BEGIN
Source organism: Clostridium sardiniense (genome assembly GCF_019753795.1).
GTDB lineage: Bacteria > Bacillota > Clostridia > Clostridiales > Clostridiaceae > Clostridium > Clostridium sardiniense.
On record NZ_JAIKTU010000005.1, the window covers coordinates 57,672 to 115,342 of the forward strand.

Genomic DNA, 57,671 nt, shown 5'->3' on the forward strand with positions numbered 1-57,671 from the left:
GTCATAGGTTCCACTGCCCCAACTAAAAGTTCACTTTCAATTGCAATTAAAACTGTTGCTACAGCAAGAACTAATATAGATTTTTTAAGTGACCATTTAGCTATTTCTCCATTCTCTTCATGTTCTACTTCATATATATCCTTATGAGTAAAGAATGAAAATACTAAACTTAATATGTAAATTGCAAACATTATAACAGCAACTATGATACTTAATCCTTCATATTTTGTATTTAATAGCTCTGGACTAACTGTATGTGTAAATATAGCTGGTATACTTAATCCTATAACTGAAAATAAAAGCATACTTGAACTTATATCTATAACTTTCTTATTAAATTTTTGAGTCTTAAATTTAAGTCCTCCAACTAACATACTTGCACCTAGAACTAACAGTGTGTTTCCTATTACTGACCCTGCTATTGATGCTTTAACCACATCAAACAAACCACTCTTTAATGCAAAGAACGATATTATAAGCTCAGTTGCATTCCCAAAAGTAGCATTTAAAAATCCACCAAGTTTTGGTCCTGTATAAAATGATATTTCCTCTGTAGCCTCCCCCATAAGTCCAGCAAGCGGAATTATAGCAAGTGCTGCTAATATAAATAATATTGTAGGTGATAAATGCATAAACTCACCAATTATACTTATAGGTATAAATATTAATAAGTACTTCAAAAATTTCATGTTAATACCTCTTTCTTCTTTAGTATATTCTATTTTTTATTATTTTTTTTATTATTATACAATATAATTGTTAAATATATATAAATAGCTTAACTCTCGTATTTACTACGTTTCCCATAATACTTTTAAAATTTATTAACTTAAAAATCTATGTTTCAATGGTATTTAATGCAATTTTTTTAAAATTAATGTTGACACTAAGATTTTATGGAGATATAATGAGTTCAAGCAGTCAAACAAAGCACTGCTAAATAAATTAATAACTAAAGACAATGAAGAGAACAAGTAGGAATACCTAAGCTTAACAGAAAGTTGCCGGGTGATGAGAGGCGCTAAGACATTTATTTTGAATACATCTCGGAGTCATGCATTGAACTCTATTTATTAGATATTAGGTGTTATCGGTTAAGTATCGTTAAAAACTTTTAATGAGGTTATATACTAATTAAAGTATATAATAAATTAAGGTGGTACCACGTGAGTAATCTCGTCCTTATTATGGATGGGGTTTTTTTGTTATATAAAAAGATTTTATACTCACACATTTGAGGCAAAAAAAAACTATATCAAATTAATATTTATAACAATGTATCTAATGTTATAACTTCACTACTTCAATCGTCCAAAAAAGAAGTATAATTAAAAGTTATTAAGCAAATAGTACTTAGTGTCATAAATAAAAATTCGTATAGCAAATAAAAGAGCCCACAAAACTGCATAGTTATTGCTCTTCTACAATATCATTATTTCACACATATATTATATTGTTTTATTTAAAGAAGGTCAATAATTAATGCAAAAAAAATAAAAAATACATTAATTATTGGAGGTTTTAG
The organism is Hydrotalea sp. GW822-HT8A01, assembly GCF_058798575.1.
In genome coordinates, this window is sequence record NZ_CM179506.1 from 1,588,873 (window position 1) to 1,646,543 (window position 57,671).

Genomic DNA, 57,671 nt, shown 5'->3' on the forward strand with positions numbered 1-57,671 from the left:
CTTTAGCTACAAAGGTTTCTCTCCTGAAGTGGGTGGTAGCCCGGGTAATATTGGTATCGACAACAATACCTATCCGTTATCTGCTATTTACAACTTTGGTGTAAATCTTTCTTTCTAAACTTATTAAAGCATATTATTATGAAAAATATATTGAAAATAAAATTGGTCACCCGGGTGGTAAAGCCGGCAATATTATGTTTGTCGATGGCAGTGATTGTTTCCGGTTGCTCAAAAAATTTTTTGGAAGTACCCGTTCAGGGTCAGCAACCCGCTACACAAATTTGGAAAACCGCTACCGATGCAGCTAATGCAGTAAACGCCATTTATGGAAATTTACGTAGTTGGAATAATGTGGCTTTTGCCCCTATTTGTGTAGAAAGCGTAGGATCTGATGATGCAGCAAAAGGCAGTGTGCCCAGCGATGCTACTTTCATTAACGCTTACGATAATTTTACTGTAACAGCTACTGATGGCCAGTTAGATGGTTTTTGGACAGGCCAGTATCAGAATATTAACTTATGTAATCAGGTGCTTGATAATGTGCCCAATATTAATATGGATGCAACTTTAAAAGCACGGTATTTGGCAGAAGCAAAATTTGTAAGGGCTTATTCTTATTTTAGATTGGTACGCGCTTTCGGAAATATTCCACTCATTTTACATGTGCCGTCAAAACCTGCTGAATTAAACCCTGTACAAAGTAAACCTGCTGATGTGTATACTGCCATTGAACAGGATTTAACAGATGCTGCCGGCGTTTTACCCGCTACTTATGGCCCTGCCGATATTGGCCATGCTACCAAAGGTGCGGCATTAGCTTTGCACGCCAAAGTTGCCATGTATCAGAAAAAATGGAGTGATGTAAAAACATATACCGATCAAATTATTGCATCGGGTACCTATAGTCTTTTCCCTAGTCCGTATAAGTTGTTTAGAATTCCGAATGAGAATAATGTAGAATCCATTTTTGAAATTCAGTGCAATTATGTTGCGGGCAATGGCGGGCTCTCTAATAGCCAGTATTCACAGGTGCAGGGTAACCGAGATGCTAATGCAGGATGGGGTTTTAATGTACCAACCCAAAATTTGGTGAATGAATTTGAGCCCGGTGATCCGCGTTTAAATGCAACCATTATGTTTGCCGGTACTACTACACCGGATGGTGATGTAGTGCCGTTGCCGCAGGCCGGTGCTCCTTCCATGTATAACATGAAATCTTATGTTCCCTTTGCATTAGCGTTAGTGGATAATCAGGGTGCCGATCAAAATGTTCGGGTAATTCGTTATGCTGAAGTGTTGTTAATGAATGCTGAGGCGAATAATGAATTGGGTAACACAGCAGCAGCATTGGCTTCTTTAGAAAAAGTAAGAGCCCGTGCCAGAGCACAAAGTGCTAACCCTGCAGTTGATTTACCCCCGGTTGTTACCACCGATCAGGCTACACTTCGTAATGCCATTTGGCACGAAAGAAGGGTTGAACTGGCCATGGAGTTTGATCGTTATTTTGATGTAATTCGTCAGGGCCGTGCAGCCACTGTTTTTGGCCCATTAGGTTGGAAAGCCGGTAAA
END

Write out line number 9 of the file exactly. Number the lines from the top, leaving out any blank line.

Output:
CTTTAGCTACAAAGGTTTCTCTCCTGAAGTGGGTGGTAGCCCGGGTAATATTGGTATCGACAACAATACCTATCCGTTATCTGCTATTTACAACTTTGGTGTAAATCTTTCTTTCTAAACTTATTAAAGCATATTATTATGAAAAATATATTGAAAATAAAATTGGTCACCCGGGTGGTAAAGCCGGCAATATTATGTTTGTCGATGGCAGTGATTGTTTCCGGTTGCTCAAAAAATTTTTTGGAAGTACCCGTTCAGGGTCAGCAACCCGCTACACAAATTTGGAAAACCGCTACCGATGCAGCTAATGCAGTAAACGCCATTTATGGAAATTTACGTAGTTGGAATAATGTGGCTTTTGCCCCTATTTGTGTAGAAAGCGTAGGATCTGATGATGCAGCAAAAGGCAGTGTGCCCAGCGATGCTACTTTCATTAACGCTTACGATAATTTTACTGTAACAGCTACTGATGGCCAGTTAGATGGTTTTTGGACAGGCCAGTATCAGAATATTAACTTATGTAATCAGGTGCTTGATAATGTGCCCAATATTAATATGGATGCAACTTTAAAAGCACGGTATTTGGCAGAAGCAAAATTTGTAAGGGCTTATTCTTATTTTAGATTGGTACGCGCTTTCGGAAATATTCCACTCATTTTACATGTGCCGTCAAAACCTGCTGAATTAAACCCTGTACAAAGTAAACCTGCTGATGTGTATACTGCCATTGAACAGGATTTAACAGATGCTGCCGGCGTTTTACCCGCTACTTATGGCCCTGCCGATATTGGCCATGCTACCAAAGGTGCGGCATTAGCTTTGCACGCCAAAGTTGCCATGTATCAGAAAAAATGGAGTGATGTAAAAACATATACCGATCAAATTATTGCATCGGGTACCTATAGTCTTTTCCCTAGTCCGTATAAGTTGTTTAGAATTCCGAATGAGAATAATGTAGAATCCATTTTTGAAATTCAGTGCAATTATGTTGCGGGCAATGGCGGGCTCTCTAATAGCCAGTATTCACAGGTGCAGGGTAACCGAGATGCTAATGCAGGATGGGGTTTTAATGTACCAACCCAAAATTTGGTGAATGAATTTGAGCCCGGTGATCCGCGTTTAAATGCAACCATTATGTTTGCCGGTACTACTACACCGGATGGTGATGTAGTGCCGTTGCCGCAGGCCGGTGCTCCTTCCATGTATAACATGAAATCTTATGTTCCCTTTGCATTAGCGTTAGTGGATAATCAGGGTGCCGATCAAAATGTTCGGGTAATTCGTTATGCTGAAGTGTTGTTAATGAATGCTGAGGCGAATAATGAATTGGGTAACACAGCAGCAGCATTGGCTTCTTTAGAAAAAGTAAGAGCCCGTGCCAGAGCACAAAGTGCTAACCCTGCAGTTGATTTACCCCCGGTTGTTACCACCGATCAGGCTACACTTCGTAATGCCATTTGGCACGAAAGAAGGGTTGAACTGGCCATGGAGTTTGATCGTTATTTTGATGTAATTCGTCAGGGCCGTGCAGCCACTGTTTTTGGCCCATTAGGTTGGAAAGCCGGTAAA